With its promise of side-scrolling action and RPG elements, Earth’s Dawn immediately sounded like something I would enjoy. It dropped during the height of AAA season for gaming, however, and checked in with an unusual price point ($29.99), potentially making it a hard sell at launch. Now that things have slowed is it worth circling back for? Let’s find out.
Earth’s Dawn is one of those games that initially feels overly simplistic but is actually hiding a layer or two of depth beneath the surface. You’ll carry weapons in both hands –initially a gun and sword — and each will be designated to a specific face button. Ammo isn’t all that plentiful, making firearms more effective to break an enemy’s guard than directly defeating them.
There is no blocking here, leaving jumping and a boost dash to comprise your defensive options. It may take a little while to get used to, but once you have a couple of missions under your belt it feels good and serves to keep up the pace during fights. You’ll eventually be equipped with an “Exceed Unit,” which can be activated for powerful moves that drain from a meter.
While combat does eventually take on a similar feel, due to large to the limited number of enemy types you’ll encounter, the game features an in-depth skill tree that allows you to customize your soldier’s attacks to a surprising degree. That versatility, along with the different weapon combos you can deploy with, help to keep things reasonably fresh.
Probably the most disappointing aspect of Earth’s Dawn is its presentation. Your character has an odd, surreal look, and the backgrounds are uninspired. Some of the bosses look interesting, but as already noted the run-of-the-mill enemies recycle liberally throughout. Rounding out a disappointing showing are some ugly cut-scene stills.
It doesn’t get appreciably better on the audio front, either. Voice acting is entirely in Japanese despite a cast of decidedly non-Asian looking characters and missions in places like Wisconsin. It’s all just sort of there without any excitement or, quite frankly, cohesion. In-game sound effects and music are fine.
Earth has been invaded by an alien race known as the E.B.E., and now, a decade-plus into that invasion, our scientists have figured out how to integrate their tech into our weapons and armor. This is proving to be a turning point as you, a member of an elite squad of soldiers designated A.N.T.I., are utilizing your newfound power to push the alien threat back.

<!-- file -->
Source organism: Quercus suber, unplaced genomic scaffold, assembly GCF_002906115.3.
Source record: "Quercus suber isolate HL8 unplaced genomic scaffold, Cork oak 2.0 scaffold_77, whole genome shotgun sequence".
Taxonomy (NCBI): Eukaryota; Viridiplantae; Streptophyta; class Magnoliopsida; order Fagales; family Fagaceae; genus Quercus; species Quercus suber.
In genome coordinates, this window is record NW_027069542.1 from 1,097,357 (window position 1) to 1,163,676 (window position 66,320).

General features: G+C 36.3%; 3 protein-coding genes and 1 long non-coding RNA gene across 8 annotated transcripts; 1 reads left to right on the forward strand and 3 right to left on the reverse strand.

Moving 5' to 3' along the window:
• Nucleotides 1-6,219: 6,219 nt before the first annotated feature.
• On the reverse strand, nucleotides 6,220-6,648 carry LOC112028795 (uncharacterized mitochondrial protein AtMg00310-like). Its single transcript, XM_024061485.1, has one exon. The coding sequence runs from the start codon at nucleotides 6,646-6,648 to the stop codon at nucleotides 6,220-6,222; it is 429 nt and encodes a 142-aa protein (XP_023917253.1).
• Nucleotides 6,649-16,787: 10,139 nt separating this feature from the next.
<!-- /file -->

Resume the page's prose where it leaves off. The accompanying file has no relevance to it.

It’s a completely adequate setup, though the aforementioned cut scenes never do anything to make you care about characters or the plot. The bottom line is aliens are trying to do bad things to our planet; do you really need more reason to kick the shit out of them? Me neither.
There are two types of missions in Earth’s Dawn: story and free. The former are the plot advancing mandatory levels you must complete in order to progress. They’re generally longer and tougher than what you’ll see in free missions, and it’s there you’ll encounter the boss fights, which present most of the game’s challenging moments.
After successfully completing a story mission a countdown will begin. During that time you’re able to select and complete any available free mission, each of which bleeds the clock. Once the timer hits zero the next story section will be triggered. If you fail one you’re able to go back and finish additional free missions until you feel like taking another crack at the story.
In addition to experience you’ll also unlock new skills and acquire the organic elements necessary to craft new weapons/armor or enhance what you’ve already built. It’s a good system that’s frequently offering new things to construct and creating a sense of perpetual progression.
That progression can be slow at times, and the game is designed for you to play free missions multiple times to acquire all the available boosts. That’s fine with the more interesting or shorter ones (some can last less than 15 seconds), but there were some I didn’t really want to run through again.
A grading system is also in place, both within the level for mandatory scripted fights and then at the conclusion based on how well you performed. It’s nothing you haven’t seen before and can feel a bit obtuse — like getting Bs and Cs in contained fights but scoring an S for the overall. Still, it adds some more incentive to replay missions.
For all of things Earth’s Dawn does well, there’s no escaping the fact that you’re constantly running through the same handful of similar areas fighting the same enemies over and over again with little variation to your tactics. Even though there are a ton of missions with different objectives, they’re not really that different.
Repetition isn’t the only sign of stretching the available content. There’s also difficulty spikes that feel squarely aimed at sending you back to the free missions for leveling up. It’s in those moments where you’ll wish the game had a few more ideas to throw at you.
Despite its repetitious nature, Earth’s Dawn is an enjoyable time for those hungry for some side-scrolling action with a side of surprisingly deep customization.